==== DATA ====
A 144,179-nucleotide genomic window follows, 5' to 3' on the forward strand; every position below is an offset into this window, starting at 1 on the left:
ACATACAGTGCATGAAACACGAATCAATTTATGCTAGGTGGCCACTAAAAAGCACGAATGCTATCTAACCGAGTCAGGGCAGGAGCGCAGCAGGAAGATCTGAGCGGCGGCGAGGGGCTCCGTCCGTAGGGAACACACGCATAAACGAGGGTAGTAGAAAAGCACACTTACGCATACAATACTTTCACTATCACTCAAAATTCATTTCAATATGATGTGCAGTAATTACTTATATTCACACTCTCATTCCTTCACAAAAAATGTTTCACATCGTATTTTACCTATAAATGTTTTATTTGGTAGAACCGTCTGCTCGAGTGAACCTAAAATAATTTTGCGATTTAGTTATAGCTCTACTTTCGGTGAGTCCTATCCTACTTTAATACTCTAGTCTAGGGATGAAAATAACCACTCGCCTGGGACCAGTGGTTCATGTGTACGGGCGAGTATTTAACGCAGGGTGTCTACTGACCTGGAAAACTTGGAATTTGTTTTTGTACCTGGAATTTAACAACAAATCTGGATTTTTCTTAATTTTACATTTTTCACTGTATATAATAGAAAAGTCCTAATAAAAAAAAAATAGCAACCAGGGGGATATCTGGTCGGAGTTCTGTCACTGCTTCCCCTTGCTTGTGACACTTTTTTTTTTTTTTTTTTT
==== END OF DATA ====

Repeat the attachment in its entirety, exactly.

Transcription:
A 144,179-nucleotide genomic window follows, 5' to 3' on the forward strand; every position below is an offset into this window, starting at 1 on the left:
ACATACAGTGCATGAAACACGAATCAATTTATGCTAGGTGGCCACTAAAAAGCACGAATGCTATCTAACCGAGTCAGGGCAGGAGCGCAGCAGGAAGATCTGAGCGGCGGCGAGGGGCTCCGTCCGTAGGGAACACACGCATAAACGAGGGTAGTAGAAAAGCACACTTACGCATACAATACTTTCACTATCACTCAAAATTCATTTCAATATGATGTGCAGTAATTACTTATATTCACACTCTCATTCCTTCACAAAAAATGTTTCACATCGTATTTTACCTATAAATGTTTTATTTGGTAGAACCGTCTGCTCGAGTGAACCTAAAATAATTTTGCGATTTAGTTATAGCTCTACTTTCGGTGAGTCCTATCCTACTTTAATACTCTAGTCTAGGGATGAAAATAACCACTCGCCTGGGACCAGTGGTTCATGTGTACGGGCGAGTATTTAACGCAGGGTGTCTACTGACCTGGAAAACTTGGAATTTGTTTTTGTACCTGGAATTTAACAACAAATCTGGATTTTTCTTAATTTTACATTTTTCACTGTATATAATAGAAAAGTCCTAATAAAAAAAAAATAGCAACCAGGGGGATATCTGGTCGGAGTTCTGTCACTGCTTCCCCTTGCTTGTGACACTTTTTTTTTTTTTTTTTTT